The two datasets are related to red and white variants of the Portuguese "Vinho Verde" wine. For more details, consult the reference [Cortez et al., 2009]. Due to privacy and logistic issues, only physicochemical (inputs) and sensory (the output) variables are available (e.g. there is no data about grape types, wine brand, wine selling price, etc.).
These datasets can be viewed as classification or regression tasks. The classes are ordered and not balanced (e.g. there are much more normal wines than excellent or poor ones).
For more information, read [Cortez et al., 2009].
Input variables (based on physicochemical tests):
1 - fixed acidity
2 - volatile acidity
3 - citric acid
4 - residual sugar
5 - chlorides
6 - free sulfur dioxide
7 - total sulfur dioxide
8 - density
9 - pH
10 - sulphates
11 - alcohol
Output variable (based on sensory data):
12 - quality (score between 0 and 10)
What might be an interesting thing to do, is aside from using regression modelling, is to set an arbitrary cutoff for your dependent variable (wine quality) at e.g. 7 or higher getting classified as 'good/1' and the remainder as 'not good/0'.
This allows you to practice with hyper parameter tuning on e.g. decision tree algorithms looking at the ROC curve and the AUC value.
Without doing any kind of feature engineering or overfitting you should be able to get an AUC of .88 (without even using random forest algorithm)
KNIME is a great tool (GUI) that can be used for this.
1 - File Reader (for csv) to linear correlation node and to interactive histogram for basic EDA.
2- File Reader to 'Rule Engine Node' to turn the 10 point scale to dichtome variable (good wine and rest), the code to put in the rule engine is something like this:
$quality$ > 6.5 => "good"
TRUE => "bad"
3- Rule Engine Node output to input of Column Filter node to filter out your original 10point feature (this prevent leaking)
4- Column Filter Node output to input of Partitioning Node (your standard train/tes split, e.g. 75%/25%, choose 'random' or 'stratified')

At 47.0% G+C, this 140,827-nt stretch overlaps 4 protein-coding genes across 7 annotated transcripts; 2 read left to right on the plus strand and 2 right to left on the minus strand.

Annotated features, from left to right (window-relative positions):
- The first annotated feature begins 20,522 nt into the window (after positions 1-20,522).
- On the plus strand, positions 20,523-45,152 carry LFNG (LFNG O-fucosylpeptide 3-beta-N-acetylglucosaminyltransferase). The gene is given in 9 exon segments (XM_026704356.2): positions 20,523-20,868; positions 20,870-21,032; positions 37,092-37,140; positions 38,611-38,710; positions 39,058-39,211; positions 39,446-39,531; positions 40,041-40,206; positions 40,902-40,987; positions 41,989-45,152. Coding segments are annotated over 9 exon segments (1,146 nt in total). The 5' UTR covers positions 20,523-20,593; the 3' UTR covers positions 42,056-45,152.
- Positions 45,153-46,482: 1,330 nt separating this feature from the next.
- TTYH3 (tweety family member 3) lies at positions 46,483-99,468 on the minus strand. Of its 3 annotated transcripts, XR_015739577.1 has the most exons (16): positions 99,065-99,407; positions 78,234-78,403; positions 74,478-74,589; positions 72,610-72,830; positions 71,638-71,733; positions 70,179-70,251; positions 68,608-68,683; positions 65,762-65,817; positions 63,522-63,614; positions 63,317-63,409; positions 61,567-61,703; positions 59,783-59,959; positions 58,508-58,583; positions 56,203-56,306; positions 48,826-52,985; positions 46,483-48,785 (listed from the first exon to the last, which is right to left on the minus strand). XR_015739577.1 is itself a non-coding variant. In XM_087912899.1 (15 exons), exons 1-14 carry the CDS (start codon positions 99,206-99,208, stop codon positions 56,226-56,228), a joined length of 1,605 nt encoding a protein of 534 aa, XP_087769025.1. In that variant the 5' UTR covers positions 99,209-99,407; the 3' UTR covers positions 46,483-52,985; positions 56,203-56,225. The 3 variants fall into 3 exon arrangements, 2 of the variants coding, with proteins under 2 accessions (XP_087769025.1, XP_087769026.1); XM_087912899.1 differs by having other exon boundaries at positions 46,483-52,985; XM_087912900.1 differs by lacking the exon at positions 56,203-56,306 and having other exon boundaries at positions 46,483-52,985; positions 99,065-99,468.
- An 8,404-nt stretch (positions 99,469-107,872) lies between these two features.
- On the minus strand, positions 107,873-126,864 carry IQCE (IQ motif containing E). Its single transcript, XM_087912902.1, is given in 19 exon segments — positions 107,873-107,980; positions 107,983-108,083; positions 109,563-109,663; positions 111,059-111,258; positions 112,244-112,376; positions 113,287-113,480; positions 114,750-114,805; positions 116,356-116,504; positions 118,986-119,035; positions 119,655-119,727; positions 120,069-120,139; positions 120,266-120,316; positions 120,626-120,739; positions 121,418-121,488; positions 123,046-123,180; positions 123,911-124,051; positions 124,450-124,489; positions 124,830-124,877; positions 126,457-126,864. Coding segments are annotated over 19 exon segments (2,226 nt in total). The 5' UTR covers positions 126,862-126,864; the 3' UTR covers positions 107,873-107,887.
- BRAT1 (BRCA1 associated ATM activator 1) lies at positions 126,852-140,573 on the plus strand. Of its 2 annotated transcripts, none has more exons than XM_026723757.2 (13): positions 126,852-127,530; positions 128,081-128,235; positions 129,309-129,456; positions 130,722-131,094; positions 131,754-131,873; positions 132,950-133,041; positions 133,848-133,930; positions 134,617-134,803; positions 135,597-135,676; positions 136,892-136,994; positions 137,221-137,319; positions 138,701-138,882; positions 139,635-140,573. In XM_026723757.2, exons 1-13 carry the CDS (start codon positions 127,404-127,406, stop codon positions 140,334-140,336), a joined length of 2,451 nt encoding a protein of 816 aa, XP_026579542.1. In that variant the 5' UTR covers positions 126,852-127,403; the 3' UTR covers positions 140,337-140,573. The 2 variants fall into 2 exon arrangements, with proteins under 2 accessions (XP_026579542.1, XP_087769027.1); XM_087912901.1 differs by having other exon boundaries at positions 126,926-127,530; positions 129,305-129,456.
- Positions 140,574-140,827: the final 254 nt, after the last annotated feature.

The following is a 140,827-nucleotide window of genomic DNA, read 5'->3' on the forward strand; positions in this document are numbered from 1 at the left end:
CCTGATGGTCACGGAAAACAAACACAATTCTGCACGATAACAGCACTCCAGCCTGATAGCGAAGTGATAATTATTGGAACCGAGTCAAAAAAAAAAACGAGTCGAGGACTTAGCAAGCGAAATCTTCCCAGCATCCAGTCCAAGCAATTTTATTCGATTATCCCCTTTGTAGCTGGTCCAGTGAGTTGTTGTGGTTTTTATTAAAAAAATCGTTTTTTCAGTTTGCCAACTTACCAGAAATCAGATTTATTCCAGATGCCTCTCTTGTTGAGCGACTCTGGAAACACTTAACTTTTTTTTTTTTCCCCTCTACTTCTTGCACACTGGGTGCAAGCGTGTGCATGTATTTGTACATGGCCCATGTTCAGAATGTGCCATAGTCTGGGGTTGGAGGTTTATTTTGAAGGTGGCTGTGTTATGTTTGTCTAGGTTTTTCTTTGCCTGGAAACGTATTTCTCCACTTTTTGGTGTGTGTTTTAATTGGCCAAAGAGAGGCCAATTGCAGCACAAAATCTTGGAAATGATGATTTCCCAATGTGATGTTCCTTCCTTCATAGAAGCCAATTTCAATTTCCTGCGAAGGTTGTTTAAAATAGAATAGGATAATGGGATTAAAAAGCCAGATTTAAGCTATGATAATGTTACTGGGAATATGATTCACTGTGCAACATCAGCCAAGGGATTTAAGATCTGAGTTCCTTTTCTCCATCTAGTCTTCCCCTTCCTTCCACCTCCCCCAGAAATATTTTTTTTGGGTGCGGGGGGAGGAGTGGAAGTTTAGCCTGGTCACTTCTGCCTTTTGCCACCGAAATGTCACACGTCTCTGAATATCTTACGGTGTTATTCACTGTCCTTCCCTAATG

5- Partitioning Node train data split output to input of Train data split to input Decision Tree Learner node and
6- Partitioning Node test data split output to input Decision Tree predictor Node
7- Decision Tree learner Node output to input Decision Tree Node input
8- Decision Tree output to input ROC Node.. (here you can evaluate your model base on AUC value)
This dataset is also available from the UCI machine learning repository, https://archive.ics.uci.edu/ml/datasets/wine+quality , I just shared it to kaggle for convenience. (I am mistaken and the public license type disallowed me from doing so, I will take this down at first request. I am not the owner of this dataset.
Please include this citation if you plan to use this database: P. Cortez, A. Cerdeira, F. Almeida, T. Matos and J. Reis. Modeling wine preferences by data mining from physicochemical properties. In Decision Support Systems, Elsevier, 47(4):547-553, 2009.
P. Cortez, A. Cerdeira, F. Almeida, T. Matos and J. Reis. Modeling wine preferences by data mining from physicochemical properties.
In Decision Support Systems, Elsevier, 47(4):547-553, 2009.
Use the following R code to directly access this dataset in R.
Access the dataset using the following R code:
d <- re...